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Andy Burnham: I will leave the Commons to tackle North-South divide

Published 18/05/2016

Andy Burnham has laid into England's elitism and "London-centric" mentality as he launched his bid to become the mayor of Greater Manchester.

The former cabinet minister, who has been an MP since 2001, said he is ready to leave the Commons to tackle the North-South divide and make Manchester a "beacon of social justice".

Mr Burnham, who will face opposition for the Labour nomination for the 2017 contest from interim mayor Tony Lloyd and former minister Ivan Lewis, said it was time for the North to "rise again" by grabbing more powers as devolution is rolled out across the regions.

In a speech to Labour supporters at Salford Quays, regenerated docklands now home to the BBC and other media companies, Mr Burnham said England needs to "rebalance the cultural, media and financial power of the country" as he launched his mayoral campaign.

He also spoke of a deficit of aspiration in the North but also of the "wrench" of having to leave his northern roots to go to London to get on in the world.

He said: "It's harder sometimes growing up in the North West of England, isn't it?

"Because you say to somebody, 'Oh, do you know what, I'd like to be a doctor, or I'd like to be a lawyer, or a member of Parliament', you would worry that you'd have the mickey taken out of you straight away.

"In a good way sometimes, brought back down to earth, but because of that mentality perhaps we don't lift our sights a bit and walk a bit taller and feel confident and say, 'Yeah, do you know what, I can do that'.

"That is what I'm all about. I believe that young people here can achieve the same if not more than the young people anywhere else in this country, but sadly who currently have better opportunities to get on, because they've got the right accent, or they know the right people, or they went to the right school.

"I want the same and more for the people of Greater Manchester."

The shadow home secretary said the North had seen the birth of the Industrial Revolution and great social movements like the Co-operative movement and the suffragettes.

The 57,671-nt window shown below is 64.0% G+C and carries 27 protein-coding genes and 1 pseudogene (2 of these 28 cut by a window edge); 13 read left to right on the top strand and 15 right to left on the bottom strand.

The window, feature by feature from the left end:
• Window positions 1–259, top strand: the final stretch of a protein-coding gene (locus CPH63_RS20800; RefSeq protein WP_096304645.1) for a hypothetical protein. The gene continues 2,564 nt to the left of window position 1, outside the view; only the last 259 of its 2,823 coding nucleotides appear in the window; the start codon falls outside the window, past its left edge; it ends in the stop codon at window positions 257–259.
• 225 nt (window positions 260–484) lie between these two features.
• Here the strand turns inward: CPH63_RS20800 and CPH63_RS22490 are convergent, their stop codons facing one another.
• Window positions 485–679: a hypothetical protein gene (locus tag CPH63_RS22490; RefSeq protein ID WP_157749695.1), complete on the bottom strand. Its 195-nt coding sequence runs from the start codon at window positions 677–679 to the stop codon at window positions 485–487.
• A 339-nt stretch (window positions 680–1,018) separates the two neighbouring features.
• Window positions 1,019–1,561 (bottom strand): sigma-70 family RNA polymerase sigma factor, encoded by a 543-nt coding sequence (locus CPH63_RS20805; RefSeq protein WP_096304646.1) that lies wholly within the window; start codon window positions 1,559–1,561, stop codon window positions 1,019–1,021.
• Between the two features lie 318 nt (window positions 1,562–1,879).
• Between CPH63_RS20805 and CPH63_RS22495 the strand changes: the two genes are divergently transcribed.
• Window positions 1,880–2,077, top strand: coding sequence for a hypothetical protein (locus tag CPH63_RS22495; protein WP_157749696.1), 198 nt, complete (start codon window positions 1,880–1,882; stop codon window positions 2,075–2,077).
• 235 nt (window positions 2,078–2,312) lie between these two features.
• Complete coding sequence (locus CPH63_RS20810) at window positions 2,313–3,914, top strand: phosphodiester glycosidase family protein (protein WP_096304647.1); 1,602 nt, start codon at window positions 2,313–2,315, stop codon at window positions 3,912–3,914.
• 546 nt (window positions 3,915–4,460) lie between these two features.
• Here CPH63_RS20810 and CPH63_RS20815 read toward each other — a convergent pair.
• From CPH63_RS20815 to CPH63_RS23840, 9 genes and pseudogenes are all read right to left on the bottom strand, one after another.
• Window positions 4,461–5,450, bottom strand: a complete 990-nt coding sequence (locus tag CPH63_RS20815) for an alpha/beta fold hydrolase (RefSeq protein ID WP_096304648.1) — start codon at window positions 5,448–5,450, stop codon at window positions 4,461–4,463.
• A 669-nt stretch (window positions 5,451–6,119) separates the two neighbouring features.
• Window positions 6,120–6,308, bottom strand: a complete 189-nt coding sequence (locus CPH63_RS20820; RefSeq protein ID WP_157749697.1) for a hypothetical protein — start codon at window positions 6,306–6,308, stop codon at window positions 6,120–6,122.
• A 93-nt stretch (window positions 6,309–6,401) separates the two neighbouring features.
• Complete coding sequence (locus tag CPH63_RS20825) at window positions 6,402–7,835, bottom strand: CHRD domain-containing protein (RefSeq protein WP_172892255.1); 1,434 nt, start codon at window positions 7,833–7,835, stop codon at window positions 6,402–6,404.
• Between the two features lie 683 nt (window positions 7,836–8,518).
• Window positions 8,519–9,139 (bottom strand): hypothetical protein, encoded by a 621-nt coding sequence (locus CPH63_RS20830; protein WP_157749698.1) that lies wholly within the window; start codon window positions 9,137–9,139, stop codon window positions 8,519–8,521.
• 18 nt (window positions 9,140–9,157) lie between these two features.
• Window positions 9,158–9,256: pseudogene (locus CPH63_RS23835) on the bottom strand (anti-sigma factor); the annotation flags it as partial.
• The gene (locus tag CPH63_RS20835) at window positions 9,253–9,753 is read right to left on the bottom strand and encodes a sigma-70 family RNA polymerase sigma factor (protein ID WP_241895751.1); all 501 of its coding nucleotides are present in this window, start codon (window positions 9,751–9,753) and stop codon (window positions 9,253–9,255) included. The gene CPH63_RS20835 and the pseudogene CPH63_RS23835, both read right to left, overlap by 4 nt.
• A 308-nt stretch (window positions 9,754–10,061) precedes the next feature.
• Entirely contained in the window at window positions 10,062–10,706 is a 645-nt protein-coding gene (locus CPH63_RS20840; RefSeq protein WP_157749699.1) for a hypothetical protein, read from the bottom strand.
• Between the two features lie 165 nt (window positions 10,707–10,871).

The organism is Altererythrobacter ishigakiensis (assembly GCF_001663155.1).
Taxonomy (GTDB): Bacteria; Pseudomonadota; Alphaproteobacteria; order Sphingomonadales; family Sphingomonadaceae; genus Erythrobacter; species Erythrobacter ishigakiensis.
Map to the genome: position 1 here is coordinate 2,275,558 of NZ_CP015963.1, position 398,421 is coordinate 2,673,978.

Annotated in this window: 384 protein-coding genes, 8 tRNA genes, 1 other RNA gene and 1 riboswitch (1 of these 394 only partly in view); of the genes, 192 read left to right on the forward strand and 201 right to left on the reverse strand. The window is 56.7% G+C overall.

The North should now put its own stamp on devolution, he said, with a focus on schools, a new model for social care and an emphasis on enterprise, equality and social justice.

He said the Westminster system had made England a very unequal country and "failed" the North - and the problem was getting worse.

He continued: "It's about changing this country, that London-centric mentality, that dominates all areas of our national life. I'm sick of it, I'm fed up with it, I hear it all the time.

"I'm making a statement today, London's not the only place that matters. I'm ready to leave it, if you all agree."

The Liverpool-born MP for Leigh, part of Greater Manchester, said the much-vaunted Northern Powerhouse - Chancellor George Osborne's plan for more powers for the big northern city regions - "needs a set of jump leads".

Mr Burnham set out plans for an integrated health and care service, measures to buy homes off absentee landlords and proposals for a "revolution" in technical education.

He also touched on the issue of immigration, saying he had a "growing feeling" politics is not speaking to the people of the North West of England and the Labour Party needed a stronger northern voice.

He continued: "Again, on that issue, the London perspective dominates the airwaves.

"People here are welcoming. They want people to come in and work and contribute. But there are particular issues that arise, such as the pressure on public services, the effect on wages, but those issues haven't been properly aired and debated and responded to by political parties, all of whom - I include our own in that, you have heard me say this before - have been too London-centric down the years."

Increased powers and billions of pounds in spending power will be devolved from Whitehall to English regions under Government plans.

Labour's candidate for mayor will be chosen by party members later this year with the election taking place at the same time as next year's local elections.

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